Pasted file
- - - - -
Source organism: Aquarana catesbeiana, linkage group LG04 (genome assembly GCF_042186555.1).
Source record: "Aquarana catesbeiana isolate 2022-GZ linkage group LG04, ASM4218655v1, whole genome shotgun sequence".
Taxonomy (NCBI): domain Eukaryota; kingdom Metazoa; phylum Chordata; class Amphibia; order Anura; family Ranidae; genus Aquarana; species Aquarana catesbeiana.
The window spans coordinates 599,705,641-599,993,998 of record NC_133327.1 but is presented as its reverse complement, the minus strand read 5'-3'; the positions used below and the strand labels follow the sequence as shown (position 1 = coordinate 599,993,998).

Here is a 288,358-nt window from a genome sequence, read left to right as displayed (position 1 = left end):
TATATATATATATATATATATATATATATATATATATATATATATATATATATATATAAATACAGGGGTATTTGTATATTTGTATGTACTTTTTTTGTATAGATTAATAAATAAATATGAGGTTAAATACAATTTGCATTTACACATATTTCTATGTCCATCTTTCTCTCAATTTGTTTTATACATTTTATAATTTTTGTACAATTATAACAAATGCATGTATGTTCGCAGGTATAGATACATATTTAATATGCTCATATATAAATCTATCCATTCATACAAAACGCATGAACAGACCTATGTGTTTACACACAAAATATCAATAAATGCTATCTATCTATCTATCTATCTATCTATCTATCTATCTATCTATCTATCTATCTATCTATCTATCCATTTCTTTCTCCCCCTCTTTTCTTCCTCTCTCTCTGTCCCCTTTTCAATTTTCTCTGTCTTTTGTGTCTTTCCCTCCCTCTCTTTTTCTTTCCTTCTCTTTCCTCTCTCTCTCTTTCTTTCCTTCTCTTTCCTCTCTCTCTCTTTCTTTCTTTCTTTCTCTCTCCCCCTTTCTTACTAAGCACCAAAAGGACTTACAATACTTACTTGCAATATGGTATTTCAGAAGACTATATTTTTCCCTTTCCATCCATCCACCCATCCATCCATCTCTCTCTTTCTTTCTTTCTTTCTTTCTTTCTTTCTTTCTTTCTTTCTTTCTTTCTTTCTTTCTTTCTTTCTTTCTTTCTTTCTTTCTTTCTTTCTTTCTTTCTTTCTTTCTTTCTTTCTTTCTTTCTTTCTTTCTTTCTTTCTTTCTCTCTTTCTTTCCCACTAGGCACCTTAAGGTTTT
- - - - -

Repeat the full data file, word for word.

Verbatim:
Source organism: Aquarana catesbeiana, linkage group LG04 (genome assembly GCF_042186555.1).
Source record: "Aquarana catesbeiana isolate 2022-GZ linkage group LG04, ASM4218655v1, whole genome shotgun sequence".
Taxonomy (NCBI): domain Eukaryota; kingdom Metazoa; phylum Chordata; class Amphibia; order Anura; family Ranidae; genus Aquarana; species Aquarana catesbeiana.
The window spans coordinates 599,705,641-599,993,998 of record NC_133327.1 but is presented as its reverse complement, the minus strand read 5'-3'; the positions used below and the strand labels follow the sequence as shown (position 1 = coordinate 599,993,998).

Here is a 288,358-nt window from a genome sequence, read left to right as displayed (position 1 = left end):
TATATATATATATATATATATATATATATATATATATATATATATATATATATATATAAATACAGGGGTATTTGTATATTTGTATGTACTTTTTTTGTATAGATTAATAAATAAATATGAGGTTAAATACAATTTGCATTTACACATATTTCTATGTCCATCTTTCTCTCAATTTGTTTTATACATTTTATAATTTTTGTACAATTATAACAAATGCATGTATGTTCGCAGGTATAGATACATATTTAATATGCTCATATATAAATCTATCCATTCATACAAAACGCATGAACAGACCTATGTGTTTACACACAAAATATCAATAAATGCTATCTATCTATCTATCTATCTATCTATCTATCTATCTATCTATCTATCTATCTATCTATCTATCCATTTCTTTCTCCCCCTCTTTTCTTCCTCTCTCTCTGTCCCCTTTTCAATTTTCTCTGTCTTTTGTGTCTTTCCCTCCCTCTCTTTTTCTTTCCTTCTCTTTCCTCTCTCTCTCTTTCTTTCCTTCTCTTTCCTCTCTCTCTCTTTCTTTCTTTCTTTCTCTCTCCCCCTTTCTTACTAAGCACCAAAAGGACTTACAATACTTACTTGCAATATGGTATTTCAGAAGACTATATTTTTCCCTTTCCATCCATCCACCCATCCATCCATCTCTCTCTTTCTTTCTTTCTTTCTTTCTTTCTTTCTTTCTTTCTTTCTTTCTTTCTTTCTTTCTTTCTTTCTTTCTTTCTTTCTTTCTTTCTTTCTTTCTTTCTTTCTTTCTTTCTTTCTTTCTTTCTTTCTTTCTTTCTTTCTTTCTCTCTTTCTTTCCCACTAGGCACCTTAAGGTTTT